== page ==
So where did I start....

Before moving into the Marion house we lived a few blocks North in a home that had been stripped of most of its original features. The house had last been renovated back in the 60s or 70s and was due for an update.

With this house we were very lucky, we pretty much had a blank slate and were able to do what we wanted. We owned very little furniture and had few possessions. My vision for the house was what I would call organic modern. The colour scheme was shades of white mixed in with lots of natural, textural elements. One of the best decisions we made was to replace all the flooring in the house with wide plank, white oak wood floors that were oiled instead of varnished. I'm not sure how successful I was in fulfilling my "vision" but these were early days. (I apologize for the quality of the photos - who knew I'd be blogging one day!))

As you can see, when we moved into the Marion house we brought most of our existing furniture with us and made it work. Many of these pieces I chose because I loved them so it only made sense to use them again. The dining room table, the Bertoia chairs, the coffee table, the cowskin rug, the credenza, and the fig tree have all found new places to exist in our house. So this is where I started, with a house full of furniture from a different vision. Next Monday, I'll start my homework and take a look at what I think is working and what isn't. Like I said, I hope you'll be critical and indulge me in this work. By the end of a process, my goal is to have a long term plan - a vision - of where to take the house in the next few years.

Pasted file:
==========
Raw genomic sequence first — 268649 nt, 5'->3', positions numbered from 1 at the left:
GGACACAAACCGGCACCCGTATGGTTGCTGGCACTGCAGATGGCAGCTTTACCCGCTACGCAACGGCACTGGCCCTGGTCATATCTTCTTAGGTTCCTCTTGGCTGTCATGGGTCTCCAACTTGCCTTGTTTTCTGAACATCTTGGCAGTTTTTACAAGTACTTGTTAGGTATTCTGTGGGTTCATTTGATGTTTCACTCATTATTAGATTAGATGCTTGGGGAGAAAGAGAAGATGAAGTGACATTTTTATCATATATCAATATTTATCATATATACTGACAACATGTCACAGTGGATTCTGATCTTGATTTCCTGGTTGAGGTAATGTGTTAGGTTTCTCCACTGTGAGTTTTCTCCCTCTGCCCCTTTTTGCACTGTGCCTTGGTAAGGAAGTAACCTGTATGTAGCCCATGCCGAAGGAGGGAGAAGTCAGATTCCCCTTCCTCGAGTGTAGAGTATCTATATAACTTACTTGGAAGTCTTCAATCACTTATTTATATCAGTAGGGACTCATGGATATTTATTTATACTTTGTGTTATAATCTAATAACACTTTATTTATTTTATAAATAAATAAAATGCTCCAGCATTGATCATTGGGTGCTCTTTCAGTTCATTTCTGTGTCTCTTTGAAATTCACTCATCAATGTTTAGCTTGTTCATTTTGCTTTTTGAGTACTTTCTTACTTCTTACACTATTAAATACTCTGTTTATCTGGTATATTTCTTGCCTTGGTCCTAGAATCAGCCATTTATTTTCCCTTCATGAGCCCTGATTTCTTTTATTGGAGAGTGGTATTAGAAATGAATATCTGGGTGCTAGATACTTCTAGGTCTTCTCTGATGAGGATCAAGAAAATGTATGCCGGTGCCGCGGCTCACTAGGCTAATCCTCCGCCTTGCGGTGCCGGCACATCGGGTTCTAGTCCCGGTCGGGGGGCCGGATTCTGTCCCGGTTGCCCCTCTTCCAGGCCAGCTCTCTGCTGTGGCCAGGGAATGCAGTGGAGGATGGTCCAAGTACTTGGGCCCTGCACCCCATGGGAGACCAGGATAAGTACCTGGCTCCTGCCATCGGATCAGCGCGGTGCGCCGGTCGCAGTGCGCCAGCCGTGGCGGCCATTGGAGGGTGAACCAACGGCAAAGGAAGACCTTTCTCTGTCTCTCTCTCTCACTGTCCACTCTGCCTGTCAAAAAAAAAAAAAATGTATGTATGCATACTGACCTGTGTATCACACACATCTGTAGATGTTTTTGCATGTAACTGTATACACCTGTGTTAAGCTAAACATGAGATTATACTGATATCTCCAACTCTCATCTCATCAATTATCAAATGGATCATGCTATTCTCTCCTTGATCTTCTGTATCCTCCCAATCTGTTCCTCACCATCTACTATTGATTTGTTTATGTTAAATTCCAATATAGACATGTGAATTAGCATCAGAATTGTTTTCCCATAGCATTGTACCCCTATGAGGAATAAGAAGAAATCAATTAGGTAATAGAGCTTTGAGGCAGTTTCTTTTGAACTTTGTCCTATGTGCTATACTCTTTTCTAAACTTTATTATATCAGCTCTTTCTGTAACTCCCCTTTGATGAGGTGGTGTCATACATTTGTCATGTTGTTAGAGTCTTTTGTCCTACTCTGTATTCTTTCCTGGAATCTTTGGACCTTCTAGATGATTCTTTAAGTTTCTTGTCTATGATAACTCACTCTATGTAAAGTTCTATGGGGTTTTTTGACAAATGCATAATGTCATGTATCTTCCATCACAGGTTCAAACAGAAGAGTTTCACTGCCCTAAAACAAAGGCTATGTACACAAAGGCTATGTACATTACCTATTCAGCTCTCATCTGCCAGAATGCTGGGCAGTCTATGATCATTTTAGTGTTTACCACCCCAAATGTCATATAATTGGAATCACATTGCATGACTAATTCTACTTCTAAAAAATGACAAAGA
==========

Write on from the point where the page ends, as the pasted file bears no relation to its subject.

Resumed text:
Image credits:

1) Emily Henderson
2) Rum
3-5) Living Etc.

michelle's cast your vote

Today readers you're in for a treat! For the first time EVER we're going to get a sneak peek inside Michelle's house of Holley & Gill fame.

She tells me that while many bloggers and readers have asked her in the past she has declined up to now. Lucky me! I'm so happy she chose The Marion House Book for her virgin experience. And to make it even better, she is asking you to help her out with her very own Cast Your Vote question. So, don't let me down, please Cast Your Vote and tell Michelle what you would do! Here's Michelle...